Saugerties ice arena appears on CBS Evening News

The segment begins at 16:50. (You’ll need to sit through a few commercials to see it.) 

On-ice vignettes and burgeoning hockey players from Saugerties graced living room television screens nationwide for approximately 40 seconds last Friday on the CBS Evening News.

Spurred by the viral story of a 42-year-old Canadian Zamboni driver stepping in as emergency goaltender for the Carolina Hurricanes and blocking eight out of 10 shots in a win against the Maple Leafs, CBS correspondent Steve Hartman, known for his award-winning series “Everyone has a Story” and his current series “On the Road,” set out to determine and demonstrate whether an “average Joe” — a role he took up himself — could easily pick up the goalie position in a pinch. (The answer was, resoundingly, no). The only position that he had held in hockey, he said in the special, was as a “hockey dad.” Hartman is a Catskill resident and the Saugerties rink is the closest ice opportunity. Thus, b-roll footage from the Kiwanis Ice Arena, where Hartman’s nine-year-old son Emmett plays in the six-and-up Rookie League, was folded into the segment, which aired Friday night on the Evening News with Norah O’Donnell.


“That rink, from the minute you walk into that place, it feels like home. The folks there are so accommodating, and my son who was never that into any sport has found a love. It’s his first love, the Kiwanis ice rink. I’ve never seen him so passionate about a place,” said Hartman. “That’s why I wanted to feature it.”

Shown in the segment are shots of the young players from the vantage point of the goalie, achieved by hanging a GoPro camera in the goal’s netting, a scene of Hartman watching intently from the arena’s stands and a portion shot in one of the arena’s locker rooms. Rookie league coach Pat Caffery said on Tuesday that a cameraman also set foot on the ice to capture footage of the young skaters.

 “[They] told the kids to pretend they’re not even there and just play — It wasn’t all that difficult to set it up,” he said. “The kids got a blast out of it, they talked to a lot of the kids and of course all the kids knew the Steve’s son Emmett. It was like someone was taking a phone out on the ice, it wasn’t too intrusive.”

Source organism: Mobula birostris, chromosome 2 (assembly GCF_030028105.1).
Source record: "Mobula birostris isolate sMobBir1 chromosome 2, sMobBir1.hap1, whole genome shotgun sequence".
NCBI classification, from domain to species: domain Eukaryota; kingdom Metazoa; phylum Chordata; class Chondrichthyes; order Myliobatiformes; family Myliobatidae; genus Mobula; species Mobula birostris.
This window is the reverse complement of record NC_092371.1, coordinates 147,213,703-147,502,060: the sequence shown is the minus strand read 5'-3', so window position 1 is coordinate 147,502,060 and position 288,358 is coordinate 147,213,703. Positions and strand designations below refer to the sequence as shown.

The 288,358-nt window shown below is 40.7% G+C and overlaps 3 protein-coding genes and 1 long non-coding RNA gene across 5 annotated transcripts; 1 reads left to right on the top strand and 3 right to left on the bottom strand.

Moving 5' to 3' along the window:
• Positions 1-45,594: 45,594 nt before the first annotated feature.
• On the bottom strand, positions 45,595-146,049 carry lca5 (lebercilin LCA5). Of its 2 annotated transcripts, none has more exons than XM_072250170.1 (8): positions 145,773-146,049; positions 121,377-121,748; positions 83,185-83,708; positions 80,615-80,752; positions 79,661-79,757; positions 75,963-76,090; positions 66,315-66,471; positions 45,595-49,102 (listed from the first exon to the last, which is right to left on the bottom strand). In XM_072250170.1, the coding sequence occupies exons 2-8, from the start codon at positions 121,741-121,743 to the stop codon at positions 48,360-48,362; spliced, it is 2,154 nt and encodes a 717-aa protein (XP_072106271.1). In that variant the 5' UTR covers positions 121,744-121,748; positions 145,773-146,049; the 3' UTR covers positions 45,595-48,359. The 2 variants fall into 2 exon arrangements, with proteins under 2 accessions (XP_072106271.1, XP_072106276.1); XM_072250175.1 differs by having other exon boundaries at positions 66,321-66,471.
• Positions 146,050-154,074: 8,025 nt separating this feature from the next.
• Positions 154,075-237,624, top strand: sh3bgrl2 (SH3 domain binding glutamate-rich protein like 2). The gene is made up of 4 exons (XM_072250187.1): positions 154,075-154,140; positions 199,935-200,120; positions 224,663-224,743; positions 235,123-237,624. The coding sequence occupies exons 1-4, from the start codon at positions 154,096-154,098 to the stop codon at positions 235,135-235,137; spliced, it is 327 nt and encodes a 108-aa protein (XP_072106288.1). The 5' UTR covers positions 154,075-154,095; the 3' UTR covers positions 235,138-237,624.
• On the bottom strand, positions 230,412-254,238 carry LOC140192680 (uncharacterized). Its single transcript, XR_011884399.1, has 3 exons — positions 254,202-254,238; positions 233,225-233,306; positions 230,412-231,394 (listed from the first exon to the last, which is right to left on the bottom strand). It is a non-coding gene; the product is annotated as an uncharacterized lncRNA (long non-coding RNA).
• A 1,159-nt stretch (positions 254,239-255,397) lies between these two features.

There were no corresponding mentions of Saugerties or its ice rink in the segment. While arena staffers were under the impression that some of the youth players would be interviewed and that more extensive footage would be use, Hartman said that a medical emergency cut the Saugerties shoot short. 

“My son had had the flu, he got it seven days earlier. He seemed to be on the mend, and I said that we could include his Rookie League in this piece if he wanted,” said Hartman. “He lasted about 20, 30 minutes — keep in mind he can be on the ice for two, three hours — and I’m trying to get him off … We went to get some shots of him and he was practically in tears and was having trouble breathing — I didn’t get a chance to do any bigger interviews.”

Emmett was diagnosed with pneumonia, Hartman said; after a course of antibiotics, he has returned to school. Hartman said that he often produces segments that revolve around his children’s interests, and hoped that another opportunity to feature the Kiwanis Ice Arena would arise.

 When speaking about the hockey program’s prominent presence in his son’s life, Hartman got choked up when he said that volunteers who teach children hockey, like Caffery, are “heroes.” Although Hartman has tackled a lifetime of heartwarming and tear-jerking human-interest topics, he said that he is an emotional person who is often struck by his stories after he conducts his interviews, when he is organizing the footage into a final product or watching his segments when they air.

“I’m so focused on getting the soundbite and getting the story, [but] I’ll watch the story through and that’s when they’ll finally hit me, in the same way it does the viewers,” he said. “I cry at a lot [during] commercials.”

The Kiwanis Ice Arena hosts a Junior Rangers hockey leagues for children four and up, called the “Learn to Play” program; the aforementioned  Rookie League for children six and older; and a youth league for children over seven, as well as recreational leagues for adults. A new session of the Junior Rangers programs is beginning this weekend, and will run until April; interested parents can sign up their kids and find more information at


There is one comment

  1. Debbie

    Got all excited when I saw the 4 and up learn to skate/learn to play program but the age is 5 and up not 4. A bit of a disappointment, another year to go.

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